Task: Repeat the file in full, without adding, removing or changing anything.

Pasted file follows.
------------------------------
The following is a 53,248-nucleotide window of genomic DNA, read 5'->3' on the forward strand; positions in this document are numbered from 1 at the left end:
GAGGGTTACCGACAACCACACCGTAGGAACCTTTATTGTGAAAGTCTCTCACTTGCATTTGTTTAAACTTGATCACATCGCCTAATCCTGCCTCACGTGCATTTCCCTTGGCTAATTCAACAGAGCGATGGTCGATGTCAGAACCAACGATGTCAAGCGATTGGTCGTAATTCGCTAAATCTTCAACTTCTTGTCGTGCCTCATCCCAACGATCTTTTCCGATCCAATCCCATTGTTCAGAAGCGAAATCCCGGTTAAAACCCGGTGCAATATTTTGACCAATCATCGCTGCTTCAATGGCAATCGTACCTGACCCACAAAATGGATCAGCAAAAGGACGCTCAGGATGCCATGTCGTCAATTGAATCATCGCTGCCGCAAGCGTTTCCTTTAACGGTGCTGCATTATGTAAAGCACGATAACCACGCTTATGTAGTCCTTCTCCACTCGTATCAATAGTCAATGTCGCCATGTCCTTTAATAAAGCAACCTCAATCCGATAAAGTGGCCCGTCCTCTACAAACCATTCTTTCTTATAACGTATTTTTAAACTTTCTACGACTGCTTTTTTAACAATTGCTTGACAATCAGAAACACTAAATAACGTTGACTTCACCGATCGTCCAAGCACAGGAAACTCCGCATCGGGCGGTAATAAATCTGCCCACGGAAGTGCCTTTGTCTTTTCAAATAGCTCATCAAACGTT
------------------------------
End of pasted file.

The following is a 53,248-nucleotide window of genomic DNA, read 5'->3' on the forward strand; positions in this document are numbered from 1 at the left end:
GAGGGTTACCGACAACCACACCGTAGGAACCTTTATTGTGAAAGTCTCTCACTTGCATTTGTTTAAACTTGATCACATCGCCTAATCCTGCCTCACGTGCATTTCCCTTGGCTAATTCAACAGAGCGATGGTCGATGTCAGAACCAACGATGTCAAGCGATTGGTCGTAATTCGCTAAATCTTCAACTTCTTGTCGTGCCTCATCCCAACGATCTTTTCCGATCCAATCCCATTGTTCAGAAGCGAAATCCCGGTTAAAACCCGGTGCAATATTTTGACCAATCATCGCTGCTTCAATGGCAATCGTACCTGACCCACAAAATGGATCAGCAAAAGGACGCTCAGGATGCCATGTCGTCAATTGAATCATCGCTGCCGCAAGCGTTTCCTTTAACGGTGCTGCATTATGTAAAGCACGATAACCACGCTTATGTAGTCCTTCTCCACTCGTATCAATAGTCAATGTCGCCATGTCCTTTAATAAAGCAACCTCAATCCGATAAAGTGGCCCGTCCTCTACAAACCATTCTTTCTTATAACGTATTTTTAAACTTTCTACGACTGCTTTTTTAACAATTGCTTGACAATCAGAAACACTAAATAACGTTGACTTCACCGATCGTCCAAGCACAGGAAACTCCGCATCGGGCGGTAATAAATCTGCCCACGGAAGTGCCTTTGTCTTTTCAAATAGCTCATCAAACGTT